By Dennis J. Freeman
Hollywood, CA-No one does Ella Fitzgerald quite like Freda Payne. Payne, the illustrious sultry soul singer with the big band voice, is the closest thing that you’re going to get outside of ever seeing the late, great jazz singer herself. If you haven’t seen Payne perform live doing her best impression of Fitzgerald, you’re missing a treat.
Payne makes it easy on the eyes as well as the ears as she struts, doo-wop and croons herself across the stage with the ease of a swan swimming beautifully across a welcome bed of water.
Recently performing at the Catalina Bar & Grill in Hollywood before a lot of entertainment industry insiders and friends, Payne not only worked the stage performing a number of Fitzgerald’s greatest tunes, she made sure she didn’t leave out a moving tribute to the great Lena Horne, who passed away earlier this year.
Known for pop hits, “Band of Gold,” and “Bring the Boys Home,” Payne, a longtime theatrical and music star, has transformed herself into perhaps the premier jazz singer of this era.
Payne’s love for Fitzgerald started early as she became endowed into the jazz world with the likes of Duke Ellington hounding her to work with him and gracing the stage with stars such as Sammy Davis Jr. and Billy Eckstine. It was another jazz great-Pearl Bailey-who got the ever-beautiful Payne her job in show business. She hasn’t looked back since. Though she gives a stunning impression of Fitzgerald, there is still no mistake about the possessor of the rich-laden voice that is belting out the songs now.
Payne serves her homage to both Fitzgerald and Horne as a tribute to the women who helped influenced her singing career. Her fascination over Horne came about when her grandfather told her that Horne was the most famous black female star in the world. Payne finally got to meet one the women she revered at a meeting set up by a friend in 1964. Meeting Horne is a memory Payne cherishes.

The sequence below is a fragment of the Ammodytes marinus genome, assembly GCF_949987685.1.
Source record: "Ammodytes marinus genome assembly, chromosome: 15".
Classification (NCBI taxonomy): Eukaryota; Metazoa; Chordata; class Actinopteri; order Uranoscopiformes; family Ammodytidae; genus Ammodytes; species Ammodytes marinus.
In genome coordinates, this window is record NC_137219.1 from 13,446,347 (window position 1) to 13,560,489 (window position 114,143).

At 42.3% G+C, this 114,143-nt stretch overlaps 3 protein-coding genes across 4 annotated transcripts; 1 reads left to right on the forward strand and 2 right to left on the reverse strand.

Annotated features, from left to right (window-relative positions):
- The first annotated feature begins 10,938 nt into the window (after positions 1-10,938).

“Lena was someone I admired,” Payne said in a sit-down interview after performing her 90-minute show at the Catalina Bar & Grill. “She was a role model. She was a role model to me. I became aware of her when I was five years old. He (grandfather) started telling me how pretty she was and how beautiful she was. I didn’t get to me her until 1964-here in Los Angeles…I got to meet Lena. It felt surreal.”
It was almost just as surreal to hear Payne sing “Stormy Weather,” a staple among music fans and the biggest hit of Horne’s career. As much admiration Payne has for Horne, she feels an even deeper connection to Fitzgerald. Fitzgerald was perhaps the last of the great jazz scat singers. More importantly, Fitzgerald developed worldwide recognition as the best there ever was.
Coming face-to-face with Fitzgerald at a club in New York in 1969, Payne was awe-struck upon meeting her idol. That fondness has never left Payne.
I felt a more spiritual connection when I met Ella Fitzgerald,” Payne said. “I felt like, ’Oh, my, God! I’m in the same room with Ella Fitzgerald. And I looked at my arms, and the hair on my arms was standing up. I felt my grandmother’s spirit was in there. I felt a connection with her. I really did. Ella had a child-like personality.’”
Dennis is the editor and publisher of News4usonline. He covers sports, social and racial justice, politics, equal rights, and entertainment. Dennis has over two decades of journalism experience. He earned a degree in journalism from Howard University. “I write what I’m passionate about.”